I’ve been burned by these Muslim leaders before. They call for peace and understanding but then later resume their support for violent jihadists. So I’m not ready to cheer this guy on just yet… but… in the corners of my mind there is a glimmer of hopefulness.
Abdel Fattah al-Sisi is the current President of Egypt. On New Years Day he gave a speech denouncing terrorism and violent jihad, while saying that Islam needed its own “religious revolution” to root out those elements… and he did it all from the most important Sunni Muslim seminary in the world!
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“We have to think hard about what we are facing,” he said. “It’s inconceivable that the thinking that we hold most sacred should cause the entire Islamic world to be a source of anxiety, danger, killing, and destruction for the rest of the world. Impossible.”
“Is it possible that 1.6 billion people (Muslims worldwide) should want to kill the rest of the world’s population—that is, 7 billion people—so that they themselves may live?” he asked. “Impossible.”
Speaking to an audience of religious scholars celebrating the birth of Islam’s prophet, Mohammed, he called on the religious establishment to lead the fight for moderation in the Muslim world. “You imams (prayer leaders) are responsible before Allah. The entire world—I say it again, the entire world—is waiting for your next move because this umma (a word that can refer either to the Egyptian nation or the entire Muslim world) is being torn, it is being destroyed, it is being lost—and it is being lost by our own hands.”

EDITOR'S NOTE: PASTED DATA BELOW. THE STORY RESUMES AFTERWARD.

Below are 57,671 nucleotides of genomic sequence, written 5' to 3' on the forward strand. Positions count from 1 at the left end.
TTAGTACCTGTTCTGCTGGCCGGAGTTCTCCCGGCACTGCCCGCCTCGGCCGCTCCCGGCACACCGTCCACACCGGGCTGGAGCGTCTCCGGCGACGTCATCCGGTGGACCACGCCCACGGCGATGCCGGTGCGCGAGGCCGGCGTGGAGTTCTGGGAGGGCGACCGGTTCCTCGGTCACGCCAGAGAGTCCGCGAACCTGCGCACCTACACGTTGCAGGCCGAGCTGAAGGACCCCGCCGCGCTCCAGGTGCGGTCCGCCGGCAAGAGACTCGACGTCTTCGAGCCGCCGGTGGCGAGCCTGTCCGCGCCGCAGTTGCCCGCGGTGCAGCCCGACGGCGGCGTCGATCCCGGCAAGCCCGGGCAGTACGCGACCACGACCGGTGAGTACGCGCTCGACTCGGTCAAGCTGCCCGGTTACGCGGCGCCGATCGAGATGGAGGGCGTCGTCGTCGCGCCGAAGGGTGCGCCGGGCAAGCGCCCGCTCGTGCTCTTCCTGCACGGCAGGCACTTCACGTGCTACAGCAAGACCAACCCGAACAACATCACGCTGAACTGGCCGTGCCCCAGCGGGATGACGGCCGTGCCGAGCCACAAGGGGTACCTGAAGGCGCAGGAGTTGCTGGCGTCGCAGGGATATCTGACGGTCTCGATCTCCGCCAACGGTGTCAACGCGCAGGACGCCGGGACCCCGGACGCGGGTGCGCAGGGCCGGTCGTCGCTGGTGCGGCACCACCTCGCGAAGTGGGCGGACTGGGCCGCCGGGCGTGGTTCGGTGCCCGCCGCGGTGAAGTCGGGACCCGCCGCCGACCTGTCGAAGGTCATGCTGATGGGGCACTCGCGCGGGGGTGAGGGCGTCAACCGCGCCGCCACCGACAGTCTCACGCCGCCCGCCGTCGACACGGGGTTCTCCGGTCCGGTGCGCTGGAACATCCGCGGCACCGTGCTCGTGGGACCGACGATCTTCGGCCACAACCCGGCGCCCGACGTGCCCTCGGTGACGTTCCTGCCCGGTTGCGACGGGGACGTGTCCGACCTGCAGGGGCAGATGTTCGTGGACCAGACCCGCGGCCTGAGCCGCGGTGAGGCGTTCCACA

He was speaking in Al-Azhar University in Cairo, widely regarded as the leading world center for Islamic learning.
“The corpus of texts and ideas that we have made sacred over the years, to the point that departing from them has become almost impossible, is antagonizing the entire world. You cannot feel it if you remain trapped within this mindset. You must step outside yourselves and reflect on it from a more enlightened perspective.”
Al-Sisi is a former general who was installed into office after a military coup – so his connections to Islamists will not be as strong as other Egyptian politicians. He was then legally elected by the people of Egypt before going on to ban the Muslim Brotherhood from Egyptian politics. All of that to say, he has some credibility as a man who does not cheer on Islamic jihadism and terrorism. He earned some more credibility with this speech.
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